Once I got this message laid out I eventually shared stories I had collected about students’ experiences in middle school. I used the concept of story in a couple of ways. First, I used it to remind everyone that we are storytellers, and storytelling has immense responsibility. Second, I then told stories about people based on my data set. When I was done, I reminded people that we are telling the stories of others and brought back my main message.
Within that I still communicated theory and research and shared findings. You could pick out the standard elements you would expect to see for the most part. However, I worked to frame it in such a way that it had a bigger message and, ideally, could connect to the audience.
This Is Hard
I want to stress that, for me, writing talks with the above in mind (in addition to what all the Professor highlighted in her post) is much more challenging than banging out a traditional talk. Not all my talks are in the above format. Sometimes I do not have the time to dedicate in order to craft a 20-minute conference presentation like this. But when I can, I do it. I assume it will start to get easier over time.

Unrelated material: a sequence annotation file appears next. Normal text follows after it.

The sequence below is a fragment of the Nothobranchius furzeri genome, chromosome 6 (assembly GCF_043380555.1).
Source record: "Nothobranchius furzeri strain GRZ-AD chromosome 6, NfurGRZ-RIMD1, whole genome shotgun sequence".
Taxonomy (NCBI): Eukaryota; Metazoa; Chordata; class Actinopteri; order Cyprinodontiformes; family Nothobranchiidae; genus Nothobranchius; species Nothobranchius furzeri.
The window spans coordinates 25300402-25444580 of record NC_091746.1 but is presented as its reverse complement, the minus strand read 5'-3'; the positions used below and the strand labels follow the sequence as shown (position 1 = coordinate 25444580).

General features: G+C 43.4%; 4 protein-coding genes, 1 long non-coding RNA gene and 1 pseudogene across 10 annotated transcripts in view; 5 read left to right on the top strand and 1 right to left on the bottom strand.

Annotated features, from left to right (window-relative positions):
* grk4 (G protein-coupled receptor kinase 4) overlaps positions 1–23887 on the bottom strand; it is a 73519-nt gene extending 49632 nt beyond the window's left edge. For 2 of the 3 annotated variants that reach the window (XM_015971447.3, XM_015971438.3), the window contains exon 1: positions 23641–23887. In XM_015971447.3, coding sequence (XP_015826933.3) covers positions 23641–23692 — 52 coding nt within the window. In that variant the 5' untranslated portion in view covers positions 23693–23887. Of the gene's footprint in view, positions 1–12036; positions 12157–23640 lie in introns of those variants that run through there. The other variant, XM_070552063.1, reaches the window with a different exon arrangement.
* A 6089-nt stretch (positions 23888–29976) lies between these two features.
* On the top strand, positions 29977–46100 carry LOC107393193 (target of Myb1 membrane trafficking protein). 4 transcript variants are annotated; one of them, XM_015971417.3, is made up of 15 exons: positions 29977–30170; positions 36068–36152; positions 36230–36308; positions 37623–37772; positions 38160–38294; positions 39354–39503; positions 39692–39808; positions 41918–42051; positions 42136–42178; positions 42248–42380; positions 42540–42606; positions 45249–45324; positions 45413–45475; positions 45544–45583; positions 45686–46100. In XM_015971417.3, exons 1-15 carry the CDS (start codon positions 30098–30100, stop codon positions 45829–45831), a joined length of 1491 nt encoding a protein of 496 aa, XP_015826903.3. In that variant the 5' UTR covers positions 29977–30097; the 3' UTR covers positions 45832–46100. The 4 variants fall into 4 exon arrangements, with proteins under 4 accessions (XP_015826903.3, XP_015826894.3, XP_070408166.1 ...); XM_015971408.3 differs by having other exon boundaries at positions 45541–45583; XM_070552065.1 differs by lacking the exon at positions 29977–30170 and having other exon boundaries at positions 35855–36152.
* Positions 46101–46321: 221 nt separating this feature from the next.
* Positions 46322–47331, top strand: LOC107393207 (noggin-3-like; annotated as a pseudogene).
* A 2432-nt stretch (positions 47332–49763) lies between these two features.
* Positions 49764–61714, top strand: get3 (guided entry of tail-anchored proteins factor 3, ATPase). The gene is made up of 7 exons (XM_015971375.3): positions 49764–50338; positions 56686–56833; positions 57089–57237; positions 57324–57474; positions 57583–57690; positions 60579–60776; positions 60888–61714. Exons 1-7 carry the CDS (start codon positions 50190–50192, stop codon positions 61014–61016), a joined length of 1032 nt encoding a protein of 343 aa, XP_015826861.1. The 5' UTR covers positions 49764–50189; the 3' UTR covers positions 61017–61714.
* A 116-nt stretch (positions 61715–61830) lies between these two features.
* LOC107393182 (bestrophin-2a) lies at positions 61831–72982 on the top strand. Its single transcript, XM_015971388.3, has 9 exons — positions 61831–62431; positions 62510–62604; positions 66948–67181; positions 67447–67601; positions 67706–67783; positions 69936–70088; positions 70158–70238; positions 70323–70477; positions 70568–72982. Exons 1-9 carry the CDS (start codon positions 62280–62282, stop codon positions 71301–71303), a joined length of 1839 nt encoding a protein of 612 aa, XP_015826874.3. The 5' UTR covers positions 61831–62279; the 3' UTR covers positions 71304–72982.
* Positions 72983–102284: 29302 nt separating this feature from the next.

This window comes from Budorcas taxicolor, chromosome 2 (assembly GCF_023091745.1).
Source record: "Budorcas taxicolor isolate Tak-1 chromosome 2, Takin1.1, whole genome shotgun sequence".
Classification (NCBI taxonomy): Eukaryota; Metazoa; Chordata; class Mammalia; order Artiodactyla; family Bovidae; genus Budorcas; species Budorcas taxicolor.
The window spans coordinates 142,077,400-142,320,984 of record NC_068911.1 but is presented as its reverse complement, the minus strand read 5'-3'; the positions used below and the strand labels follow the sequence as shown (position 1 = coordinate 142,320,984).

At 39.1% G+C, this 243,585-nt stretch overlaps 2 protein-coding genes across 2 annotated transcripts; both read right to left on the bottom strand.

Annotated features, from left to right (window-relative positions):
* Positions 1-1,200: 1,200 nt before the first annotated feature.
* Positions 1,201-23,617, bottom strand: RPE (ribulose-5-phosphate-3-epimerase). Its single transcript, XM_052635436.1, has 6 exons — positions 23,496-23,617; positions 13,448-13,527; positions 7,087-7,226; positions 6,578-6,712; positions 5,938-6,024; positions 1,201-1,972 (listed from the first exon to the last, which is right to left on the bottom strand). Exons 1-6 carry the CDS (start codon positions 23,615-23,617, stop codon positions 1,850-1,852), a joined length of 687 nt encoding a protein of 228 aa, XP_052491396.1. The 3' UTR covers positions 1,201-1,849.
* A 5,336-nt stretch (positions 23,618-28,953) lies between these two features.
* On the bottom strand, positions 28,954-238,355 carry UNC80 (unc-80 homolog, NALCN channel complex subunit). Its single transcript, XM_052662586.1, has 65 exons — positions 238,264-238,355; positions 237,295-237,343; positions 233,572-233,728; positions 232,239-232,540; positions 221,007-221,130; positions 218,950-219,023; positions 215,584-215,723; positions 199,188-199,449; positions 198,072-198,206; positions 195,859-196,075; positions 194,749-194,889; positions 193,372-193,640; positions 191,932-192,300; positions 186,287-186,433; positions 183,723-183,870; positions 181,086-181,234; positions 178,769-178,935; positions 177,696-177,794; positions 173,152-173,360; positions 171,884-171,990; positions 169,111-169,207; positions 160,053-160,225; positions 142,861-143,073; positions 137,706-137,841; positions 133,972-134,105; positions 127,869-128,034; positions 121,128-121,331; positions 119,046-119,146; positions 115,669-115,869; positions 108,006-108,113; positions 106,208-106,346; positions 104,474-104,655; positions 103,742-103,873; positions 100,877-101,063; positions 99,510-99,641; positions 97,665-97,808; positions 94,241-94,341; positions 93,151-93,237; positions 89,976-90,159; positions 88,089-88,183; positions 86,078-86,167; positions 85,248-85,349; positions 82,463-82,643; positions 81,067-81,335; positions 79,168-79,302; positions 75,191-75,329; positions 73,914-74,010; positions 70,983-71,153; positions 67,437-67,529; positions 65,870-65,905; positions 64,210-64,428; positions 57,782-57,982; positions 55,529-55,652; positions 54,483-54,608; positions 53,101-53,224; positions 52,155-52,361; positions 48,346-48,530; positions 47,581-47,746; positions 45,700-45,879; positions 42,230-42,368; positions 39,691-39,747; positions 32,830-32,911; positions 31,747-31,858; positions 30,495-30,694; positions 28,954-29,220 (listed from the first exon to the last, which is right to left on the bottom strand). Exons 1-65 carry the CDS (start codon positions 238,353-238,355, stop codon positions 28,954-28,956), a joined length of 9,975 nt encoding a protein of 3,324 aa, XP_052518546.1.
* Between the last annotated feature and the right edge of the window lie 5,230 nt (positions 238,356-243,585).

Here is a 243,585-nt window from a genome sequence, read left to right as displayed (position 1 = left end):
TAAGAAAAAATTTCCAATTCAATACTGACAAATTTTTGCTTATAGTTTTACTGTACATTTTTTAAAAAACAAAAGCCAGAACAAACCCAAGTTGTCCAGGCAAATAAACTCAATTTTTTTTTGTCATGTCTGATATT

In helping doctoral students think this way you have to break them out of the traditional mindset. Have them start by writing out what they want to say. What is the main message of their talk? This should be 1-2 sentences. From there, craft a catchphrase. Then, write your talk. And while you’re writing your talk, keep in mind all the points the Professor made as well. Doing this will help your job talk not suck (or your conference presentation or a keynote! you can apply this all over the place) but also make it memorable.
Elevating your ideas to something your audience can remember and latch onto means that you control what they think of you – well, as best as anybody can. But you do have some more power than usual to get people to remember exactly what you want from your talk.